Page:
One Diocese's Early Warning on Sex Abuse
'50s Records Reflect Bishops Taking Risks
By Alan Cooperman
April 22, 2003
[Note: Links to the referenced documents from the New Hampshire Attorney
General's archive were added by BishopAccountability.org.]
When he learned that one of his priests was preying on teenage girls,
Bishop Matthew F. Brady of Manchester, N.H., yanked the man out of ministry.
Then he wrote letter after letter -- at least 15 in all -- warning other
bishops not to let the priest back into parish work.
Considering how many Roman Catholic bishops have quietly transferred sexual
abusers to new parishes, Brady's stand was notable. But what's really
startling is the year he took it: 1957.
Brady's letters are among 9,000 pages of documents made public by New
Hampshire's attorney general at the end of a grand jury investigation
The correspondence makes clear that sexual abuse by priests did not begin
with the "sexual revolution" in American life in the 1960s,
as some Catholics have maintained. By the 1950s, the New Hampshire files
show, U.S. bishops had a lot of experience with the problem.
But the Brady documents reveal much more. They contain evidence, in confidential
messages between bishops, that a shortage of priests sometimes led Catholic
officials to accept the calculated risk of keeping sex offenders in ministry.
They also disprove the contention that church leaders were unaware until
recently that pedophilia is difficult, if not impossible, to cure. The
advice Brady received from the nation's first treatment center for troubled
priests, Via Coeli in Jemez Springs, N.M., was that priests who had molested
minors were unlikely to change.
"[W]e have adopted a definite policy not to recommend to Bishops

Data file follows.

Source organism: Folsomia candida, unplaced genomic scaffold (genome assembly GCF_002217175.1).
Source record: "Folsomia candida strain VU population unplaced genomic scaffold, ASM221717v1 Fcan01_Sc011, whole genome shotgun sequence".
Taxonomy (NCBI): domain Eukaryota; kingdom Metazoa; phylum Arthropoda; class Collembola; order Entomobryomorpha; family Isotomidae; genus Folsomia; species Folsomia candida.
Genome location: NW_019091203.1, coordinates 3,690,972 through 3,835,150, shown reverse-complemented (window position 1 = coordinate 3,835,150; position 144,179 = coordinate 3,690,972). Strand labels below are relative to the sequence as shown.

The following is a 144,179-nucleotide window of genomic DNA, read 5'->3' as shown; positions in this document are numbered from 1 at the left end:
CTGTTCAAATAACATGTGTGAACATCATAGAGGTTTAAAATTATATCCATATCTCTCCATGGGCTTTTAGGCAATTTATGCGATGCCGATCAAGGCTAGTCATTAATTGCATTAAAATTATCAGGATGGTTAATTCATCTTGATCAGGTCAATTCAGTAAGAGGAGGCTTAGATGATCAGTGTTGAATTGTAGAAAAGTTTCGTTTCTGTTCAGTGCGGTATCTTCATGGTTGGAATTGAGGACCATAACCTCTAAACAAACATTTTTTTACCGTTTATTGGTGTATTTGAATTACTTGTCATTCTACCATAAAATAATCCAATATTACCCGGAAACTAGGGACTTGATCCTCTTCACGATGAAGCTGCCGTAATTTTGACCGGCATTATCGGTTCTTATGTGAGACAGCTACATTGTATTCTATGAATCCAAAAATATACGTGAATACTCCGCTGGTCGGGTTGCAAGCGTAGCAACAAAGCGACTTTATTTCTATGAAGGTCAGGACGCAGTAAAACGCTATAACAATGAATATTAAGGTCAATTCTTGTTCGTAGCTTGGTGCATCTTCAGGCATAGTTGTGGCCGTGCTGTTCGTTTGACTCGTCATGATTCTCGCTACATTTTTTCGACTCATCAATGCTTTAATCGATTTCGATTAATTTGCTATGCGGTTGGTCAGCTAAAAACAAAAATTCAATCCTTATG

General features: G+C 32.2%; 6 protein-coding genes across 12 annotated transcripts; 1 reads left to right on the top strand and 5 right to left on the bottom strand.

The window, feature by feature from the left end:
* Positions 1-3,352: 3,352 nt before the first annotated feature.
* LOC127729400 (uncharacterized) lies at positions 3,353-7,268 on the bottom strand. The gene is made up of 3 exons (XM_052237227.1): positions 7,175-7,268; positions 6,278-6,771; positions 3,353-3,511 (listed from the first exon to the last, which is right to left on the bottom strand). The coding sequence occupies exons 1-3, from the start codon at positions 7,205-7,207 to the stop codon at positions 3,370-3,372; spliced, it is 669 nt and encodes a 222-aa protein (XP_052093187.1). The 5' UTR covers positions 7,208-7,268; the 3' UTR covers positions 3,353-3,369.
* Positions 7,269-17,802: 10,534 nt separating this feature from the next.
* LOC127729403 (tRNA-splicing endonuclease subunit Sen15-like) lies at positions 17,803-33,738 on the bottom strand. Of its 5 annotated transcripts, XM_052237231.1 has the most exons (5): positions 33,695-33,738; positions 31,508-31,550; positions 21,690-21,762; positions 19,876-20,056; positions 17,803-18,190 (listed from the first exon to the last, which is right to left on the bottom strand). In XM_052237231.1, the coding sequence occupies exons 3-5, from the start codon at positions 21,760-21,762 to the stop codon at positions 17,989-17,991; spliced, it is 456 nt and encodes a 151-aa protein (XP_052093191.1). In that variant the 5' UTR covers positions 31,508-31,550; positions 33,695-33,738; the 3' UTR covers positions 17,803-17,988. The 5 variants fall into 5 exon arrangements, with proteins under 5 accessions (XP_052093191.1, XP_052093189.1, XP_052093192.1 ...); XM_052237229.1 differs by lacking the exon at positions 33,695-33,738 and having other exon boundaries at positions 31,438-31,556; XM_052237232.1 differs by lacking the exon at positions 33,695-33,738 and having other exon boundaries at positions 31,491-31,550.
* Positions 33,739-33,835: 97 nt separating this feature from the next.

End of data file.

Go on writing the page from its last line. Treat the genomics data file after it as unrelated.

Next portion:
men of this character," Via Coeli's founder, the Rev. Gerald Fitzgerald,
informed Brady in September 1957. "We feel that the protection of
our glorious priesthood will demand, in time, the establishment of a uniform
code of discipline and of penalties. We are amazed to find how often a
man who would be behind bars if he were not a priest is entrusted with
the cura animarum [care of souls]." [See the full
text of Fitzgerald's 9/26/57 letter.]
In later decades, bishops sent hundreds of priests to Jemez Springs and
other church-run centers for psychological evaluation and treatment, then
recycled many of them into parishes without informing parishioners or
police. Lawsuits and bad publicity forced the Jemez Springs facility to
stop treating sexual disorders in 1994.
Paul R. McHugh, a professor of psychiatry at Johns Hopkins University
who serves on the National Review Board established by U.S. bishops to
examine the sexual abuse scandal, said the Brady letters may help answer
"the big questions" about its causes and scope.
"What we want to know is: Has this kind of abuse always been endemic
in the church, and the only thing that changed is our interest in it?"
he said. "Or was it an epidemic that occurred in the 1970s and '80s
as a result of lapses by bishops who failed to recognize these crimes
for what they are?"
McHugh said the New Hampshire files suggest the answer is a bit of both:
Sexual abuse has long existed in the priesthood, but the problem was compounded
by a shortage of priests and overconfidence in psychological treatment.
"I do think that in the '60s and '70s and right up until the early
'80s, there was an optimism about therapy that was unfounded," he
said. "What Brady and Fitzgerald were saying in the '50s is far more
like the comments people would make today."
Ultimately, however, the meaning of the New Hampshire files may be unclear